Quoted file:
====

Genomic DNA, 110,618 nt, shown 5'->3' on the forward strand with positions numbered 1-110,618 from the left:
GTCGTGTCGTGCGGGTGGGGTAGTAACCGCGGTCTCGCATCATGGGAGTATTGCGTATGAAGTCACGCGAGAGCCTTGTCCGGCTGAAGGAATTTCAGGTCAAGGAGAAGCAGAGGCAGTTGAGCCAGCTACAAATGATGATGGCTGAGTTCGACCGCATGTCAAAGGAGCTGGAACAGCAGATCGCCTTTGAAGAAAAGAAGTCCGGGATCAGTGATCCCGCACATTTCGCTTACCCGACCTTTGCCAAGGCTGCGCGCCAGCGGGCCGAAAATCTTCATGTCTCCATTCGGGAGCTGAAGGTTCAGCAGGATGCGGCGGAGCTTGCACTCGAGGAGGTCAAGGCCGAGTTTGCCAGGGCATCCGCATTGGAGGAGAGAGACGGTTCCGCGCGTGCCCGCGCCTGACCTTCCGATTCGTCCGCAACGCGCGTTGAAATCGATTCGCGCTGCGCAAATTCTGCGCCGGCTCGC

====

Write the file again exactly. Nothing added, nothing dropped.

Genomic DNA, 110,618 nt, shown 5'->3' on the forward strand with positions numbered 1-110,618 from the left:
GTCGTGTCGTGCGGGTGGGGTAGTAACCGCGGTCTCGCATCATGGGAGTATTGCGTATGAAGTCACGCGAGAGCCTTGTCCGGCTGAAGGAATTTCAGGTCAAGGAGAAGCAGAGGCAGTTGAGCCAGCTACAAATGATGATGGCTGAGTTCGACCGCATGTCAAAGGAGCTGGAACAGCAGATCGCCTTTGAAGAAAAGAAGTCCGGGATCAGTGATCCCGCACATTTCGCTTACCCGACCTTTGCCAAGGCTGCGCGCCAGCGGGCCGAAAATCTTCATGTCTCCATTCGGGAGCTGAAGGTTCAGCAGGATGCGGCGGAGCTTGCACTCGAGGAGGTCAAGGCCGAGTTTGCCAGGGCATCCGCATTGGAGGAGAGAGACGGTTCCGCGCGTGCCCGCGCCTGACCTTCCGATTCGTCCGCAACGCGCGTTGAAATCGATTCGCGCTGCGCAAATTCTGCGCCGGCTCGC